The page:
Dan Rockwell’s year end posts are getting me ready for the New Year. This one reinforces the part of “the other side of risk” that encourages you to consider the project journey and how it will support the people who will make it. Setting objectives for how you will support your people and organization identifies often overlooked tasks that make the journey enriching; and that need to be part of your project’s scope.
Thanks to Dan for persevering with regular posts over the holidays while I take it easy.
Happy New Year everyone!
This post is a holiday gift to all of you who have read my blog during 2012, its first year. The blog has been a gift to me. I’ve been able to sort out what’s important, what works for me, what I want to do next, and share it with you. Some of you even find it helpful. That’s the best part. I will keep blogging. Please keep reading, commenting, and sharing this with others who could use it.
I saw this story on the news this week. A wonderful thing happened when a teacher asked his students:
“What would you do if you couldn’t fail?”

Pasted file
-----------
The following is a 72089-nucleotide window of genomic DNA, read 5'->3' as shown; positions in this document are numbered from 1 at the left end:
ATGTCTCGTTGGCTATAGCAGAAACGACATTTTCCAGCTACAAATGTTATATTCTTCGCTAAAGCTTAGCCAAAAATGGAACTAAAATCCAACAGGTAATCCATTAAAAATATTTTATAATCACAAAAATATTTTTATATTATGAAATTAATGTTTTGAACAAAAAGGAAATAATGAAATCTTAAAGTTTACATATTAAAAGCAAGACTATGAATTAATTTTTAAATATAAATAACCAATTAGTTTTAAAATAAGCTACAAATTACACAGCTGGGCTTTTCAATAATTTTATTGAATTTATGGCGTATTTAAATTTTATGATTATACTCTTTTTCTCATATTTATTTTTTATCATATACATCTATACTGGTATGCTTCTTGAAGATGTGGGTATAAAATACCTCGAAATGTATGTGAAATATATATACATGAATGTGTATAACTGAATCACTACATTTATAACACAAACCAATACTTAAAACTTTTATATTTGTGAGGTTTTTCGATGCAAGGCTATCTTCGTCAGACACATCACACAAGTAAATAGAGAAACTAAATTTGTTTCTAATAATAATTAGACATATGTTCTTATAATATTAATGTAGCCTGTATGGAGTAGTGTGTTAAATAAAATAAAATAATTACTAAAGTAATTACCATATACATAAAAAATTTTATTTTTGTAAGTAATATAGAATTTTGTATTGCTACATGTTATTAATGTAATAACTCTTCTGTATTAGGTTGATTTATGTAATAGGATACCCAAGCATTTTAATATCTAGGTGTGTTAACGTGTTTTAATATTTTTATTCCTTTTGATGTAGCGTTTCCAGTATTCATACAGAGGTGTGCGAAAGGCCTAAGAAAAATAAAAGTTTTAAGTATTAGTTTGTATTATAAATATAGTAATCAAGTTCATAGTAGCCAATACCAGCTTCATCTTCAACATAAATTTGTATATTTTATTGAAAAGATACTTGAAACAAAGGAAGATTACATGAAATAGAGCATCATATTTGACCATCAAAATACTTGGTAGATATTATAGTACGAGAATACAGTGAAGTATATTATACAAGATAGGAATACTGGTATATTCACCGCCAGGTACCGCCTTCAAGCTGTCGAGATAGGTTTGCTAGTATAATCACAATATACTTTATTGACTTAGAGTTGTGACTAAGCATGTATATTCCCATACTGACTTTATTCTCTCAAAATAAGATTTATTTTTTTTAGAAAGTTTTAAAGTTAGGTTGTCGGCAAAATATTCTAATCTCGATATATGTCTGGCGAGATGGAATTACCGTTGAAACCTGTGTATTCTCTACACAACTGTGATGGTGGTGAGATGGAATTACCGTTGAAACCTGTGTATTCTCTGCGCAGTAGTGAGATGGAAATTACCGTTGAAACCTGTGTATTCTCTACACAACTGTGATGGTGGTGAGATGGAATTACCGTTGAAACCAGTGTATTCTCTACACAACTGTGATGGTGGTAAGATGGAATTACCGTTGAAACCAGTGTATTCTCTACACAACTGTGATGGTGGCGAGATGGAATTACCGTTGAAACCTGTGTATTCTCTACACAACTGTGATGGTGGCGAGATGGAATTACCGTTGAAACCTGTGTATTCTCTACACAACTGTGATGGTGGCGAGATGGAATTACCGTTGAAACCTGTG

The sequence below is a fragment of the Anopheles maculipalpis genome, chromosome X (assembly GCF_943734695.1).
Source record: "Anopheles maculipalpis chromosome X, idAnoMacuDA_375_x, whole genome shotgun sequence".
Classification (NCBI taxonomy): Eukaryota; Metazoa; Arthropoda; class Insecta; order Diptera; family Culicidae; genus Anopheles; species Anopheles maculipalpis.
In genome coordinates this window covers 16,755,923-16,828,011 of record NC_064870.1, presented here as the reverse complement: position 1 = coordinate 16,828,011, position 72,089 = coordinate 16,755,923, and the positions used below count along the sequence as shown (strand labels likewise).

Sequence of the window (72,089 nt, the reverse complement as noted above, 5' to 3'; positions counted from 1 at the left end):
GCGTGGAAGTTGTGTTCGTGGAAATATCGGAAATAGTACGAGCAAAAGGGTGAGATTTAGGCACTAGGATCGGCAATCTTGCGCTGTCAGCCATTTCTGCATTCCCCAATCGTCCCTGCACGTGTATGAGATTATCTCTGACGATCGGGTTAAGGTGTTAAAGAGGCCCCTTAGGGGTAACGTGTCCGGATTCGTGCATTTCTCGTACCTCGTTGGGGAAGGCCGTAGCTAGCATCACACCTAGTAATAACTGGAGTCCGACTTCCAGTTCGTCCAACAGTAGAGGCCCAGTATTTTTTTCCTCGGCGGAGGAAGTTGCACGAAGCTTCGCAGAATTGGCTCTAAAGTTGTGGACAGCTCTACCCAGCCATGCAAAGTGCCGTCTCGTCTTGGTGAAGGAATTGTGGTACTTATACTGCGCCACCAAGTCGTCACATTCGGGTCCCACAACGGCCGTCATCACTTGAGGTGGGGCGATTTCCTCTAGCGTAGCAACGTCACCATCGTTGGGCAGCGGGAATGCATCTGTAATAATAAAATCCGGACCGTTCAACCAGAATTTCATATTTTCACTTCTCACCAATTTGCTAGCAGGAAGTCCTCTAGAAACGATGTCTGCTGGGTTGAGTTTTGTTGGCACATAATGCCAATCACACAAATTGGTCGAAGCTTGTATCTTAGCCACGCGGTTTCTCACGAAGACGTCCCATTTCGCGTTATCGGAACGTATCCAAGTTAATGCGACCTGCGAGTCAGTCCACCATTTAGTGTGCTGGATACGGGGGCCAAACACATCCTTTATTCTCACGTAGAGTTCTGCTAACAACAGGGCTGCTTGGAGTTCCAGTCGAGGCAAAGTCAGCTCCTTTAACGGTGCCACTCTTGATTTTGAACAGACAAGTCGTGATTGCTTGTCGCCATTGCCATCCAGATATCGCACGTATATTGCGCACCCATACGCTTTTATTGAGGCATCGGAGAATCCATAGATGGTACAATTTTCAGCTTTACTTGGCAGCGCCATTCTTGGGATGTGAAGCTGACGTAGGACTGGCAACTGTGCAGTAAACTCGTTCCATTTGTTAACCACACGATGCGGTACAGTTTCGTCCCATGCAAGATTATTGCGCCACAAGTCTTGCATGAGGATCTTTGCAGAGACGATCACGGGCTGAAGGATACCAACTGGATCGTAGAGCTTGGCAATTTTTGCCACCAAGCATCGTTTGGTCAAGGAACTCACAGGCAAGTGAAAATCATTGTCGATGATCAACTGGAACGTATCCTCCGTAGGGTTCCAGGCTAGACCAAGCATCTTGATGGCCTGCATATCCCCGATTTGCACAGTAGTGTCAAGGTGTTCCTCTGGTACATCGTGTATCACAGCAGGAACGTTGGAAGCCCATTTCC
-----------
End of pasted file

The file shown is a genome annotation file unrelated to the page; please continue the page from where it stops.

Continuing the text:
This struck home for me. If you’ve been reading this blog, you know that I ask you to explore perfect outcomes to your projects. Too often we are afraid to ask “What would the outcomes be if this project went perfectly?” We want to control scope and risk. But, limiting our options before we consider perfect outcomes limits our opportunities. Looking for perfect outcomes and opportunities is “the other side of risk.” Of course, we have to balance our dreams with our capabilities as we take each step forward. But, as this story points out, when we envision an opportunity and our dreams are clear, our capabilities can grow to meet them. Click the picture above for the newspaper story, and the link below for the video on King5 TV.
Please enjoy this story and have a wonderful holiday.
Thanks for reading and warm wishes.
The picture is by Jennifer Buchanan from the article in The Herald.